Military Phonetic Alphabet – Communication is a major part of nearly all military activities, which includes reports, orders, and messages internally or externally. The acts of communicating properly aren’t always easily done, especially if they are performed in such a hectic environment or across great distances. This is why there are various communication systems created or adopted by the U.S. military. One of them is a military phonetic alphabet. This article will walk you through the meaning, history, and civilian uses of this specific system.
What is the Military Phonetic Alphabet?
The phonetic alphabet is a special set of alphabets that are used by the military army in the United States, as well as other countries’ military branches. It has a formal name of The International Radiotelephony Spelling Alphabet, but it also goes a few alternative names, such as NATO alphabet or ICAO alphabet.
Several international agencies are credited for creating the military phonetic alphabet. They assigned a code word for each letter in the English alphabet set. The primary purpose of using this arrangement is to make the letters distinct enough between one another, thus they can be understood easier by the parties who are exchanging communication via telephone or radio despite the connection quality or the differences in languages. Nowadays, it is not uncommon for civilians to use the set as well.
Every single phonetic alphabet is represented by a word that begins with that specific later. Therefore, the code consists of 26 words as follows: Alpha (A), Bravo (B), Charlie (C), Delta (D), Echo (E), Foxtrot (F), Golf (G), Hotel (H), India (I), Juliet (J), Kilo (K), Lima (L), Mike (M), November (N), Oscar (O), Papa (P), Quebec (Q), Romeo (R), Sierra (S), Tango (T), Uniform (U), Victor (V), Whiskey (W), X-ray (X), Yankee (Y), and Zulu (Z).
History of the Phonetic Alphabet of the Military
The first organization that established the system of the phonetic alphabet was the International Telecommunication Union, in 1927. However, it is very different from today’s military phonetic alphabet, as the code words were made up from names of different cities in various countries, such as Amsterdam for A, Baltimore for B, Casablanca for C, Denmark for D, and so on.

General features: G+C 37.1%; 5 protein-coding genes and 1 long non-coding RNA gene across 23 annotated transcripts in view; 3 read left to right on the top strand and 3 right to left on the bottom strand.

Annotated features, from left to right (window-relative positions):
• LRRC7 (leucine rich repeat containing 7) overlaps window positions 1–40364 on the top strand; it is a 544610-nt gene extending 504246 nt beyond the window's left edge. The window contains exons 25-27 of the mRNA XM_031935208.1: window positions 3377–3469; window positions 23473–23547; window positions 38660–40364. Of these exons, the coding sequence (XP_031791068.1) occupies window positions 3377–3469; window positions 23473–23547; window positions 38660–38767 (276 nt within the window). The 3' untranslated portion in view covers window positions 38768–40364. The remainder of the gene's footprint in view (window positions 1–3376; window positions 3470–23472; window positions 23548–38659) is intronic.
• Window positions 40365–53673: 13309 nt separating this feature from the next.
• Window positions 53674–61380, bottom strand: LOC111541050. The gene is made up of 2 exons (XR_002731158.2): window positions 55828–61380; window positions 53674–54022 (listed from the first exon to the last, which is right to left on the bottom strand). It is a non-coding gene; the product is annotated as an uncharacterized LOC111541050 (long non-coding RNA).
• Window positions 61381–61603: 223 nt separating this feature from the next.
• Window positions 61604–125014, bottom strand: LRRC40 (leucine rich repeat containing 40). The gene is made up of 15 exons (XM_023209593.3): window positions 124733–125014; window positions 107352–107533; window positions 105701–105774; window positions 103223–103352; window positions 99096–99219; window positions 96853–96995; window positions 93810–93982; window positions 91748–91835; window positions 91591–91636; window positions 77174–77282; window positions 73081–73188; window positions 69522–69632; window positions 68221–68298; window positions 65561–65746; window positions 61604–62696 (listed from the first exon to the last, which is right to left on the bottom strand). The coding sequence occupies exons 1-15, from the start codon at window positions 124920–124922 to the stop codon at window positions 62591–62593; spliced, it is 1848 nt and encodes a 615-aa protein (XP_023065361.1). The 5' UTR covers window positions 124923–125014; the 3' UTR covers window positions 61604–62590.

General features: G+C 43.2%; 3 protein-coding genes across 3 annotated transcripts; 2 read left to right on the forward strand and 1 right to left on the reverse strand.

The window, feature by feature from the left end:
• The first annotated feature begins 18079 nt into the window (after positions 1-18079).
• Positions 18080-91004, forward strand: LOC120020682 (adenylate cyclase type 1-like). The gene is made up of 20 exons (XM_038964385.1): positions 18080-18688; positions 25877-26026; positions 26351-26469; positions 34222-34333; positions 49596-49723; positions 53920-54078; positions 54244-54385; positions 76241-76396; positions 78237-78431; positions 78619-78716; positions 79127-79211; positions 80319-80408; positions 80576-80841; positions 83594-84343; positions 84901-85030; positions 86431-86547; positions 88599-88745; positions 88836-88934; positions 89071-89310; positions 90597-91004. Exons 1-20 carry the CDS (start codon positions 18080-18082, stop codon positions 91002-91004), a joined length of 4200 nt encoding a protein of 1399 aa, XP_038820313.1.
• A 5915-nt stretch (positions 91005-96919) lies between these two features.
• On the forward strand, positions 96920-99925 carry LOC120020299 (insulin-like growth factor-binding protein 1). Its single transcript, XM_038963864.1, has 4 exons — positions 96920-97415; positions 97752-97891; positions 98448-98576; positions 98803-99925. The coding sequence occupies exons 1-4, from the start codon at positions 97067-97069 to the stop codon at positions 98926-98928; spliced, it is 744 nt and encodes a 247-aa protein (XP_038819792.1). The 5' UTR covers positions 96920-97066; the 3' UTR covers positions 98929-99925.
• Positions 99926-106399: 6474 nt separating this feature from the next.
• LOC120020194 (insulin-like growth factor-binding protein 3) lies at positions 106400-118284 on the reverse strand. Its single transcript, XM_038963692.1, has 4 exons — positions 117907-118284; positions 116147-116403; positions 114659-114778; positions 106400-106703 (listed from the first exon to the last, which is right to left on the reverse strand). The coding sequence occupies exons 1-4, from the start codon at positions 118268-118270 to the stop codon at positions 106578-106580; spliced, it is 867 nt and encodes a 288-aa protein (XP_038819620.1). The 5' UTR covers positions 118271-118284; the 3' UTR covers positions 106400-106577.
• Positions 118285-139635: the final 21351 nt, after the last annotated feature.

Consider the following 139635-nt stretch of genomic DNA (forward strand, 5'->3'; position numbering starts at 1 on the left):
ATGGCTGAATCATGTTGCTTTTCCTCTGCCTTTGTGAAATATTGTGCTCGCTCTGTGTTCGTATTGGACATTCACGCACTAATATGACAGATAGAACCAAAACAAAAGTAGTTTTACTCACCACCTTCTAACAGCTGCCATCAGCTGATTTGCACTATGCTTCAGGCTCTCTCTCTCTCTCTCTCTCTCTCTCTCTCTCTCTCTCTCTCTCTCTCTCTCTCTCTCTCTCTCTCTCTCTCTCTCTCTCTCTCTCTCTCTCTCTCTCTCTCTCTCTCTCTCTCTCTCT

That being said, the actual use of the military phonetic alphabet system didn’t take place until the following World War II. Even though at the time, the radiotelephony system used by the Royal Air Force was similar to the United States, there was an urgent need for a unified communication form for the Allies. Subsequently, the first alphabet codes were brought into existence in 1941. It was named ‘Able and Baker’, which demonstrates the first two codes that represent letters in the set.
Able Baker system was criticized for the prominent use of English words, that’s why it received modifications to incorporate not only English but also Spanish and French sounds as well. This adjustment then is approved by 31 countries. The set was adjusted further a few times before being universally established in the 1950s, around Cold War time, and was formally referred to as International Radiotelephony Spelling Alphabet (IRDS).
The modern IRDS was improved by the International Civil Aviation Organization (ICAO). It is utilized by NATO and the U.S. Most alphabets are still retained from the Able Baker system, except for Charlie (C), Mike (M), Victor (V), and X-Ray (X).
Modern Uses of Phonetic Alphabet of The Military
From its early days to now, the military phonetic alphabet system is widely used. In modern settings, it is utilized a lot in the contact centers, to ensure accuracy of communication. Plenty of businesses use it, both for employee-to-employee communication or employee-to-customer communication. Some organizations may consider the use of NATO code words to be excessively formal, but it does provide excellent benefits for a lot of establishments.